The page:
Open Access Original Research Article

Inhibitory Effects of Azadirachta indica (Neem) and Bryophyllum pinnatum (Oda Opue) Leaves Extracts on Staphylococcus aureus Isolated from Infected Wound Samples

M. I. Izundu, C. O. Anyamene, E. A. Kyrian- Ogbonna, O. R. Umeh, I. U. Nwiyi

Journal of Advances in Medical and Pharmaceutical Sciences, Page 18-26
DOI: 10.9734/jamps/2021/v23i630241

Aim: to study the antimicrobial effects of different leaves extracts of Azadirachta indica and Bryophyllum pinnatum on Staphylococcus aureus isolated from infected wound.

Study Design: This study was done to determine inhibitory effects of extracts on S. aureus isolated from infected wounds.

Place and Duration of Study: General hospital Onitsha, Anambra State, Nigeria, January to March 2020.

Methodology: wound swabs were collected from 30 patients with infected wound. S. aureus were isolated and identified morphologically and biochemically. The leaves were collected, identified and grinded. Extraction of the leaves were done using soxhlet method with two solvents (ethanol and water). Phytochemical compositions were analyzed using standard methods. In vitro antimicrobial effect of extracts and their combination were evaluated.

Results: Phytochemical analysis of extracts showed presence of saponins, flavonoids, steroids, alkaloids, tannins, cardiac glycosides and phenols except B. pinnatum aqueous extract that showed presence of flavonoids, saponins and alkaloids. Minimum inhibitory concentration (MIC) and Minimal bactericidal concentration (MBC) were determined. Among the extracts analysed, A. indica ethanol has highest zone of inhibition against S. aureus with 20.00±0.00 mm at 1000 mg/ml concentration. B. pinnatum ethanol 10.33±0.58 mm at 1000 mg/ml, A. indica aqueous extract 13.33±2.08 mm but B. pinnatum aqueous extract has no inhibitory effect. The combination of A. indica aqueous and B. pinnatum ethanol extracts, B. pinnatum and A. indica ethanol extracts and A. indica ethanol extract and B. pinnatum aqueous extracts have inhibitory effects on S. aureus except combination of A. indica aqueous and B. pinnatum aqueous which has no inhibitory effect. The result of MIC was 500 mg/ml and the MBC showed 1000 mg/ml.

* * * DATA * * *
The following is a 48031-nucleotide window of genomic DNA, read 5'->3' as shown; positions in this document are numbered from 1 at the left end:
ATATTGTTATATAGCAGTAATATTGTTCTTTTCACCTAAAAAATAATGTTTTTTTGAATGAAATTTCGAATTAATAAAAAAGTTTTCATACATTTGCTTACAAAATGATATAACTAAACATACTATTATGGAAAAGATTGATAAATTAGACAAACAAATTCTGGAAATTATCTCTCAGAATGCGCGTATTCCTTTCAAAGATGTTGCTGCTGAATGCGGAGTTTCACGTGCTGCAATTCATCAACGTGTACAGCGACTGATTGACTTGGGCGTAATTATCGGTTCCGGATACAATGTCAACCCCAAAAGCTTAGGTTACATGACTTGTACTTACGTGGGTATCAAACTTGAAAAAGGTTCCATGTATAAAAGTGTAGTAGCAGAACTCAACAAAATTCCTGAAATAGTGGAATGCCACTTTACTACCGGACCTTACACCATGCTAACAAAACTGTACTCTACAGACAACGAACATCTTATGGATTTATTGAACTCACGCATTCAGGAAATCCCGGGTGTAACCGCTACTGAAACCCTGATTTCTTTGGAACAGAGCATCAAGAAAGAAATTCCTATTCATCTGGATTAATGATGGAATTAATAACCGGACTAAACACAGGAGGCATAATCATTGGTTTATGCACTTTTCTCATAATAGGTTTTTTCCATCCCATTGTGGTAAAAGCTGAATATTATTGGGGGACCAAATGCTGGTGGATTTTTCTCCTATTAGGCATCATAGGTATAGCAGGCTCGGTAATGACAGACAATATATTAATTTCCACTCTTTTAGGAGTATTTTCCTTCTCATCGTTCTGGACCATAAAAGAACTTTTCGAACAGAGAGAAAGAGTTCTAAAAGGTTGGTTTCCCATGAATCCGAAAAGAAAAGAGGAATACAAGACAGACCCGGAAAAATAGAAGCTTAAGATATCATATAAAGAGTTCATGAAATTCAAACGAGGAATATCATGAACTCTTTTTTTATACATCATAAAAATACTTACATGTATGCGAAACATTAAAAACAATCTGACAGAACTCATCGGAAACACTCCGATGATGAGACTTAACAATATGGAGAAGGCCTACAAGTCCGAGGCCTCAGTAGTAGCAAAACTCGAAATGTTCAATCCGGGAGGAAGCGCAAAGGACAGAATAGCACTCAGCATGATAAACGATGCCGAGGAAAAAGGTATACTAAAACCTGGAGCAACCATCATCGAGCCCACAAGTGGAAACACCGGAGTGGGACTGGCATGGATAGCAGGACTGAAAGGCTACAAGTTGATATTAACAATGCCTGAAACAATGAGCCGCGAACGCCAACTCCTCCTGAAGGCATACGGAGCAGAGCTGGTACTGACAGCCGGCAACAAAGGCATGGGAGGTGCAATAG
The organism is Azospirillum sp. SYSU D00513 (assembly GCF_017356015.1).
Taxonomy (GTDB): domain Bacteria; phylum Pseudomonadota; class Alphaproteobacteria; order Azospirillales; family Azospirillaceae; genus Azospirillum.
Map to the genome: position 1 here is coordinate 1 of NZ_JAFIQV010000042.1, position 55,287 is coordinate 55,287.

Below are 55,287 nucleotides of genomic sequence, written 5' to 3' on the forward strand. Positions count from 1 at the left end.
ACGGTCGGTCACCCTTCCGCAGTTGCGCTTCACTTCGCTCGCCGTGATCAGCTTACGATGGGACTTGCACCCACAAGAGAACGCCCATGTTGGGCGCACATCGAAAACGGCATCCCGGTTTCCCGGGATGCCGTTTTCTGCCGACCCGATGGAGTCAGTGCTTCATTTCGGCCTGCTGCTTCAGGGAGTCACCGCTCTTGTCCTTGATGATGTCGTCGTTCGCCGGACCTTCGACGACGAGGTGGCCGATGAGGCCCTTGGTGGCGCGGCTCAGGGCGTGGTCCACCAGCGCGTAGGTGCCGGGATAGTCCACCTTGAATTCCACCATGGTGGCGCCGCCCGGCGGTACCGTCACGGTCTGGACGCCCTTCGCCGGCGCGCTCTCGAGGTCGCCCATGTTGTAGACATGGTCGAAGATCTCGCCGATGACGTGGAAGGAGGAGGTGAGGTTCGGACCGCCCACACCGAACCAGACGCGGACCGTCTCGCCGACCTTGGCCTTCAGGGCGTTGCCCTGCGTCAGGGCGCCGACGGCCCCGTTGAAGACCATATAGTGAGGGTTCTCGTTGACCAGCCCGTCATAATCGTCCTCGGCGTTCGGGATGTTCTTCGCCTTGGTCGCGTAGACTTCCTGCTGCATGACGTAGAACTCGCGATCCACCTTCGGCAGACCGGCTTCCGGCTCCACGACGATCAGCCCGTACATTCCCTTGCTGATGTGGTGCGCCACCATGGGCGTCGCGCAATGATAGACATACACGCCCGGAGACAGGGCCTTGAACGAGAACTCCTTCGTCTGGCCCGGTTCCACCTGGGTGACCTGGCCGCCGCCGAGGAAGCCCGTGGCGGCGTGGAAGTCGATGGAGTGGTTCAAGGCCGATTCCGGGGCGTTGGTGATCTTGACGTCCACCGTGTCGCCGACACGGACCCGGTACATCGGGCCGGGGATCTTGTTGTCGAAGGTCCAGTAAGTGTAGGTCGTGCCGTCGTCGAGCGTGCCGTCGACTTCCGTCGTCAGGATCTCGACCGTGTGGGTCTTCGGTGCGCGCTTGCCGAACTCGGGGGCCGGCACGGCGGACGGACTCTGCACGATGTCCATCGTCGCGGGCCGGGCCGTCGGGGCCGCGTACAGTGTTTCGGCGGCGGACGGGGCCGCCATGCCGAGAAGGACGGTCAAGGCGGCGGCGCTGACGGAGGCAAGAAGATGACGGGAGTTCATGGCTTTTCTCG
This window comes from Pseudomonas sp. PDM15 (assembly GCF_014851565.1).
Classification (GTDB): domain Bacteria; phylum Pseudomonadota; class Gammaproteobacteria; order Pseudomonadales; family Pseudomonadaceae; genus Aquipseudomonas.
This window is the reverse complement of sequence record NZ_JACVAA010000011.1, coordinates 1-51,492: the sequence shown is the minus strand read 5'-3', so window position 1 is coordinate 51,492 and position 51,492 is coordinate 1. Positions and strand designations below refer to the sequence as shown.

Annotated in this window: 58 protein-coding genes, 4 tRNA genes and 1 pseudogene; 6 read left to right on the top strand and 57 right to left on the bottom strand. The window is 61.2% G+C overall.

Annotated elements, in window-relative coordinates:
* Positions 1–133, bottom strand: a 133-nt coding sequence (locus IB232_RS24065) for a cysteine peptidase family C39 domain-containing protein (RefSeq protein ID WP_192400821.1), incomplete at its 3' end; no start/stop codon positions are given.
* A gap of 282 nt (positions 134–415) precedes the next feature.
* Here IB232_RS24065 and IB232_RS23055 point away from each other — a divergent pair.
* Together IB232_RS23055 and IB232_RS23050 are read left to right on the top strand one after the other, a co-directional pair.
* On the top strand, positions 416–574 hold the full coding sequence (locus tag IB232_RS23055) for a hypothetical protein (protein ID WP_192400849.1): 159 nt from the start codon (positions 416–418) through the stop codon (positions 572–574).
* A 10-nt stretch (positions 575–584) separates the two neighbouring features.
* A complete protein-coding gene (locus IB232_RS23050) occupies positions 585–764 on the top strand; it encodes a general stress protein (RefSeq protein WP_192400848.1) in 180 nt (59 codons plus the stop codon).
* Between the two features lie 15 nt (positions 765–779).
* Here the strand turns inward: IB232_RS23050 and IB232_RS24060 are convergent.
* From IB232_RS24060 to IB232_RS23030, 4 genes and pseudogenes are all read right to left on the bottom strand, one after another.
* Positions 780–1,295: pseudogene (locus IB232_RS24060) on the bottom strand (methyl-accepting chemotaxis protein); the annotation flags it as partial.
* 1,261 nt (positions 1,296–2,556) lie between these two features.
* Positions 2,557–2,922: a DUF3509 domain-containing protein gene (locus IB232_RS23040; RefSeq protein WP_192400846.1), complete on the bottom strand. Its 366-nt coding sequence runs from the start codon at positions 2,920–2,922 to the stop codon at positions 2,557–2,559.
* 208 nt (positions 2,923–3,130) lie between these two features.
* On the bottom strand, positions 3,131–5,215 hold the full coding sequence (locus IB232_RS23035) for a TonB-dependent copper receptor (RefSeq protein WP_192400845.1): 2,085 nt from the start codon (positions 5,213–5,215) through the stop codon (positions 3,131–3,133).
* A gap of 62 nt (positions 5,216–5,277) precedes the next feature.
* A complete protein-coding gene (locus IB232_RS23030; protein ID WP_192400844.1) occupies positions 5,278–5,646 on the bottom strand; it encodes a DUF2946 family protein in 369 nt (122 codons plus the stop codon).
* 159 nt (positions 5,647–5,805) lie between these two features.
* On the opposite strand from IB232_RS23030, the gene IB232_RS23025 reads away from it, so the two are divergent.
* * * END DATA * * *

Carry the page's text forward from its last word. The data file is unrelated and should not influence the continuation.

Conclusion: The extracts of B. pinnatum and A. indica possess antimicrobial properties for S. aureus and the plants are available and are planted worldwide. There is also need for research on other plants with antimicrobial effects.

Open Access Original Research Article

Readiness for Drug Information Service Provision in Community Pharmacies in Akwa-Ibom State, Nigeria

Sunday Olajide Awofisayo, Imoh Emmanuel Udoh, Jessica Imeh Awofisayo, Matthew Ikhuoria Arhewoh

Journal of Advances in Medical and Pharmaceutical Sciences, Page 27-35
DOI: 10.9734/jamps/2021/v23i630242

This study was aimed at assessing the readiness for drug information service (DIS) provision at community pharmacies in Akwa Ibom state using a cross sectional, observational study approach. A pretested, validated questionnaire was adapted for the study. A total of 187 premises were enlisted for visits with questionnaires targeted at the superintendent pharmacists for desired responses. Response rate was 93.6%. Respondents were male (77, 44%) and female (98, 56%) with mean years of experience of respondents as 18.7 years. All respondents were aware of DIS terminologies and believed the concept to include enquiries on dosing (75%), side effects of drugs (99%), safety of drugs in cases such as pregnancy (79%), drug route of administration (80%), pill identification (66%) and substitutes to requested drugs (78%). Responses to limitations in discharging efficient DIS include non-trending service style (26%), premises requiring restructuring (26%), prohibitive setting up cost (17%) and non-availability of trained personnel (7%). At the time of this study, available resources for DIS in the premises included reference books (90%), periodicals (19%), and internet access through smart phones (60%). Secondary and tertiary sources of drug information were essentially relied on for DIS provision in the study area. There was significant association between socio-demographic characteristics such as age with readiness status (p<0.05). There was poor in-service training for effective DIS provision. Summarily, there was no significant difference (p > 0.05) in the DIS approach across the state. There is need for improvement in facilities and resources for efficient discharge of DIS in the study area.